As the board listened to public comment from UF students, alumni and faculty in the President’s Ballroom, protesters expressed their discontent through chants outside the building.
“Get Sasse out of our Swamp,” the crowd shouted while moving toward Emerson Hall’s entrance.
Nancy Shepard, a UF college of engineering alumni, took time off work to attend the protest. She came decked out in orange and blue and wearing an “I voted” sticker.
“I loved this university because of its transparency [and] inclusion,” she said. “I just see that eroding in front of me.”
UF is a public university, and therefore, the search process should have been more open, Shepard said.
“Unfortunately, I'm not sure there will be any major adjustment to the process,” she said. “But I am going to feel better that I was part of the effort to show that it was unacceptable.”
By 11 a.m., attempts to be heard by Sasse and the board evolved into the use of colorful horns and megaphones. One protester held a sign in one hand and played a trumpet with the other. Aiming their shouts toward the door, protesters yelled “We don’t want you!”
Paul Ortiz, president of UF’s chapter of United Faculty of Florida, addressed protesters about 10 minutes later.
Sasse is unqualified to run the university and lacks the specific academic credentials to be in charge of a large research university, he said. Ortiz referred to Sasse’s potential UF presidency as a “regime.”
Protesters also expressed concern about Sasse’s opinions on issues like climate action as well as LGBTQ and women's rights. Still, some remained cynical about whether dissent would actually influence the board’s vote.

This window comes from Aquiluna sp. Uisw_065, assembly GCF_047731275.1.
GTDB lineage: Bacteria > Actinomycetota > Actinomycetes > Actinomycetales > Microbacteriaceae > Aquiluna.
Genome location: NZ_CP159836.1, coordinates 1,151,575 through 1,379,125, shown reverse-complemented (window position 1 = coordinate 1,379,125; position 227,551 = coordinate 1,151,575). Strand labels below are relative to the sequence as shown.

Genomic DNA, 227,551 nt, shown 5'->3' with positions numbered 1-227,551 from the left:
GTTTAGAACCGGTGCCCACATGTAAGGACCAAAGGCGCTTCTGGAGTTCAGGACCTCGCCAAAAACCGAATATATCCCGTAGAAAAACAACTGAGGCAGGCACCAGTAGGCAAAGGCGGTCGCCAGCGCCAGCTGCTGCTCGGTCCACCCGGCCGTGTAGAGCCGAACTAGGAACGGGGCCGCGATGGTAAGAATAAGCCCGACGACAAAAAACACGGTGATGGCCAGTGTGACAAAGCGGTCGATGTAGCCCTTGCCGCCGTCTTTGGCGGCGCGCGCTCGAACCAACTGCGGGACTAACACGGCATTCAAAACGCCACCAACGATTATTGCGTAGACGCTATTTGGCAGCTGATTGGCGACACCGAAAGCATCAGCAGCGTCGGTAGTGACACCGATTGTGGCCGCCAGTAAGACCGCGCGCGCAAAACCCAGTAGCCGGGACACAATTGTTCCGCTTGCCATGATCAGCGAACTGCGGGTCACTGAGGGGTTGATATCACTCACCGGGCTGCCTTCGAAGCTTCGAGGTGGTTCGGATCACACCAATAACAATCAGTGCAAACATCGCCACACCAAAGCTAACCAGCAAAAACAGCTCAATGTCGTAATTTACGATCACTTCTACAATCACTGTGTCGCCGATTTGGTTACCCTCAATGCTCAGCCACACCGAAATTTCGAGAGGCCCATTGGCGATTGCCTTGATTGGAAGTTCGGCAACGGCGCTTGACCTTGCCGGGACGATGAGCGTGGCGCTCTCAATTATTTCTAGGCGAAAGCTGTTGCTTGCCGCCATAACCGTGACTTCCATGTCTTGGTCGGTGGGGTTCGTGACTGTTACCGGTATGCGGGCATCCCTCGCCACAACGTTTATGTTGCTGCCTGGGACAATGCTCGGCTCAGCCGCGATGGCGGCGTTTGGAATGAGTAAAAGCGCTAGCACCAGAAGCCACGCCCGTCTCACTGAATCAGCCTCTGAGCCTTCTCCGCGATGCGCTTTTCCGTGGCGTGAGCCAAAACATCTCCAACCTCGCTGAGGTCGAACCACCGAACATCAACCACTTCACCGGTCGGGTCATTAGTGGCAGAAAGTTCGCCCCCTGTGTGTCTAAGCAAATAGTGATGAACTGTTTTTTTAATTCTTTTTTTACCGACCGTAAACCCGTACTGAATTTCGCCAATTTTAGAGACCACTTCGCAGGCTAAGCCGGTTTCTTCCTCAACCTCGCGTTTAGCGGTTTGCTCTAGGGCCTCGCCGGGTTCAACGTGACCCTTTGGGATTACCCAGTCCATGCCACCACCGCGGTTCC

Luca Carlson, a 20-year-old UF political science sophomore, said he doesn’t expect the vote’s result to change, but believes making the student body’s opposition known by the board and Sasse is important.
“My goal is to make our opposition heard and let him know that every day he’s here he’s gonna be the enemy of the people,” Carlson said.
The protest wrapped up around 11:30 a.m. when organizers told the crowd they anticipated the board’s vote to happen much later in the day. Protesters dispersed in groups, still clutching their signs and yelling final chants.
By 12:11 p.m., only three protesters remained outside Emerson Hall, including 20-year-old UF political science sophomore Ashley Sanguino and 19-year-old UF political science junior Gian Carlos Rodriguez.
Sanguino, along with one other protester, later made her way inside the President’s Ballroom, where she sat quietly holding a sign reading “Get Sasse out of our Swamp & Desantis out of the BOT!” Because the meeting was open to the public, anyone was welcome to sit in as long as they didn’t cause a disruption.
Sanguino was saddened by the protections implemented ahead of Tuesday’s protest, she said.
“This is not why we came to this university,” she said. “We came to be accepted. Instead, we’re being met with barricades.”
Aidan Bush, Lucy Lannigan, Sophia Bailly, Makiya Seminera and Veronica Nocera contribute to this report.